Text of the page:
Will it be a snowy winter?
Winter arrived just in time for the holiday season yesterday, as daytime rain and sleet turned into evening snow, falling well into the night in a broad swath across southern Wisconsin. Madison officially received 1.3 in. of snow over the course of Wednesday, with flurries continuing into the early morning hours of Thanksgiving. It was the first measurable snowfall of the winter.
Overall snow measurements varied slightly across Dane County, with totals ranging from 1.0 to 2.4 in. None of these figures compare to the record amount of 4.2 in. that was set in 1945. The precipitation did provide for the first white Thanksgiving in Madison in quite some time, though.
"Records show that there has been at least one inch of snow on the ground on 13 Thanksgiving days," notes the National Weather Service in a factsheet on the holiday's climactic history over the 57 years that snow depth records have been measured. There's been none over the last decade, though, excepting a trace level seen in 2000. Snowfall on Thanksgiving itself is even more rare, occurring in less than 10% of the holidays over the last 127 years, though the trace levels like those seen early this morning have been seen another 20% of the time.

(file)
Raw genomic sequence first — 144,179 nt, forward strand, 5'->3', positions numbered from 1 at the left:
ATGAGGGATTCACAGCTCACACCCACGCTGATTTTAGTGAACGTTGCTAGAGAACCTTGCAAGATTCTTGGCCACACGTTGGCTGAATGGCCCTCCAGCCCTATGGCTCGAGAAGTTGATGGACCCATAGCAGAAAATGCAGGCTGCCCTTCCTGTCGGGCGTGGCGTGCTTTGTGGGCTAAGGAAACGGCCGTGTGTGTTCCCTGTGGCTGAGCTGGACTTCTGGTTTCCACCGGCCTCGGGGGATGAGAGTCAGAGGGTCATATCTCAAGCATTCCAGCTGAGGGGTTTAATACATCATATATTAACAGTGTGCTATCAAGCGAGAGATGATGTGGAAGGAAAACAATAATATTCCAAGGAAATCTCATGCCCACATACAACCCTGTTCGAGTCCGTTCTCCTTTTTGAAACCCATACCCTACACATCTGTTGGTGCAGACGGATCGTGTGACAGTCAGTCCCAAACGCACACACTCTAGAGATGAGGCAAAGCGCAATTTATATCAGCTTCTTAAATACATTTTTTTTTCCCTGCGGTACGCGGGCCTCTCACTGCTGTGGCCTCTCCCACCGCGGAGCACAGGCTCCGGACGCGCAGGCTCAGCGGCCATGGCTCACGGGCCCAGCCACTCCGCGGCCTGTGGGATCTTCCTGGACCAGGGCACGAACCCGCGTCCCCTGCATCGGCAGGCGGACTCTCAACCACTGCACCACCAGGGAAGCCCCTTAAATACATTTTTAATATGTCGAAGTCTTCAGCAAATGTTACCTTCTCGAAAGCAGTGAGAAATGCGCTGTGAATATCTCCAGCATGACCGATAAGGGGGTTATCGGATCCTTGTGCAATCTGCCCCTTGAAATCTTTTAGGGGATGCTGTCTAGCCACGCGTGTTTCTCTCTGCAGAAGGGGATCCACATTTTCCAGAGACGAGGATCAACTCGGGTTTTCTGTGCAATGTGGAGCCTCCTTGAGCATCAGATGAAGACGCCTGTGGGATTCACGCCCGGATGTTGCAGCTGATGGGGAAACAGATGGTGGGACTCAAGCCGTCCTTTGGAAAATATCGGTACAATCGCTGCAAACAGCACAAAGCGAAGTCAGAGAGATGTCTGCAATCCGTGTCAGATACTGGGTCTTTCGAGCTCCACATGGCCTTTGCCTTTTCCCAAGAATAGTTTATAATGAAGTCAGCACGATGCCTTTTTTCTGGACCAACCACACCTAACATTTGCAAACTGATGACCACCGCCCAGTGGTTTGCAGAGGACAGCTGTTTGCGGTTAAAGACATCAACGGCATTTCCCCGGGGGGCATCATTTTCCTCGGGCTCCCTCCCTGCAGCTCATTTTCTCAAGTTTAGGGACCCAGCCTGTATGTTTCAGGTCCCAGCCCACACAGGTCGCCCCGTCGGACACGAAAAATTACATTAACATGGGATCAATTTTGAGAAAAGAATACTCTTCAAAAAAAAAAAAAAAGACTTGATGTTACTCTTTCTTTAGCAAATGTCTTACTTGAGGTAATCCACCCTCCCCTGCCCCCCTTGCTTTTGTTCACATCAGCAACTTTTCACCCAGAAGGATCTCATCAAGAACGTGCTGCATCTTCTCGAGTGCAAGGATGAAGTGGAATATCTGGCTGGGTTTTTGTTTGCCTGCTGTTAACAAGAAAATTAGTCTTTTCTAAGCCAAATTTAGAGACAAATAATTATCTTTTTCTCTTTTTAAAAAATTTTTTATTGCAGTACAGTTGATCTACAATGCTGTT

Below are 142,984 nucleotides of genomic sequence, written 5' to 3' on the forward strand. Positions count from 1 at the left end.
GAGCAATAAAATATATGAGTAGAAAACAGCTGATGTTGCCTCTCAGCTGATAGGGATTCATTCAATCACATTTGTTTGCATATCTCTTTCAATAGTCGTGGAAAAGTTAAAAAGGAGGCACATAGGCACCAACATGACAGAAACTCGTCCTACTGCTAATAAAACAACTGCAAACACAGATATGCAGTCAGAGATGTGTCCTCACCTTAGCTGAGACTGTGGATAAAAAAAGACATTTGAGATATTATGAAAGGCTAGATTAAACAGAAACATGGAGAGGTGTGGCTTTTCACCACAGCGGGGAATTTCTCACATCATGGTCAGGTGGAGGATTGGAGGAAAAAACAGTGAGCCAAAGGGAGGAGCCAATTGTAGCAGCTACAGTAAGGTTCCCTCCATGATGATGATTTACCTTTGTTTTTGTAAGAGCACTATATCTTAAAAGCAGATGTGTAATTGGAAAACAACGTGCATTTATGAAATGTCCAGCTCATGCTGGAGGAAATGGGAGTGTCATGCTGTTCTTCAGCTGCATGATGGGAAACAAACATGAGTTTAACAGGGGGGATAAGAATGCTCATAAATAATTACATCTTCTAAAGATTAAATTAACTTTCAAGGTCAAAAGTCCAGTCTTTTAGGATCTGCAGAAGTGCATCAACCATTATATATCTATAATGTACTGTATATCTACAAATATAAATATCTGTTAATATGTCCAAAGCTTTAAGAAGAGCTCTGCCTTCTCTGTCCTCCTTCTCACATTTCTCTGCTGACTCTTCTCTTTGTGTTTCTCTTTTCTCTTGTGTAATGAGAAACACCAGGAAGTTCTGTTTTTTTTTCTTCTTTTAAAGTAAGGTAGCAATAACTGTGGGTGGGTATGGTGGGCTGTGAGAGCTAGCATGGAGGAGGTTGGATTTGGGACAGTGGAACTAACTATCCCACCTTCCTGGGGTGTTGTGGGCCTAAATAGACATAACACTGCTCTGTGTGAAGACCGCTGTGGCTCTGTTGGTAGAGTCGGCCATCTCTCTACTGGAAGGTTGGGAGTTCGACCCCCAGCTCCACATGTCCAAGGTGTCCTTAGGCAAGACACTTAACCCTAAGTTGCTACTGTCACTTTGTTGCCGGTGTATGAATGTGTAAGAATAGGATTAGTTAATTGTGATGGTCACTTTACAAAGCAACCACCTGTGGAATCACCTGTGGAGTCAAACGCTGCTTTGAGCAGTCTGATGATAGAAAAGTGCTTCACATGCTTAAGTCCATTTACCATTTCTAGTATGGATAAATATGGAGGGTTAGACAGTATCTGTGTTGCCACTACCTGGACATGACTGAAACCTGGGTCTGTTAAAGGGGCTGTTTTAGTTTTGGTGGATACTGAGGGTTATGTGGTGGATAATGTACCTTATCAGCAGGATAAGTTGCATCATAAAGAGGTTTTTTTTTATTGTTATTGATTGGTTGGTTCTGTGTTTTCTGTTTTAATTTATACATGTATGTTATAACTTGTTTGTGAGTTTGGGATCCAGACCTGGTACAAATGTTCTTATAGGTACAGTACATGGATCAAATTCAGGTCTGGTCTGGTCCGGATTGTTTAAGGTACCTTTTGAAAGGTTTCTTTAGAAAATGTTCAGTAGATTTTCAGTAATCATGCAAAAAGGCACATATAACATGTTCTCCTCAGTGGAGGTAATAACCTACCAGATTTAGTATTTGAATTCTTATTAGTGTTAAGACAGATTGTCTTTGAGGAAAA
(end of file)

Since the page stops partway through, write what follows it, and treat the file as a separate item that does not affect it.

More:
The snow that is on the ground is likely to melt quickly with above freezing temperatures and at least party sunny skies forecast through the weekend.
In fact, the winter outlook released by the National Oceanic and Atmospheric Administration last week suggests there's a better than even chance that the 2007-08 winter season will be warmer than normal in south-central Wisconsin. It may also be snowier too, with above average precipitation predicted for the Great Lakes region. Both are attributed by the forecasters to La Niña conditions in the Pacific Ocean.
More information about the history of snowfall levels in Madison (and Milwaukee) since the late 19th Century is provided in a statement issued by the National Weather Service. Will this winter be the first of this decade with total snowfall over 60 inches?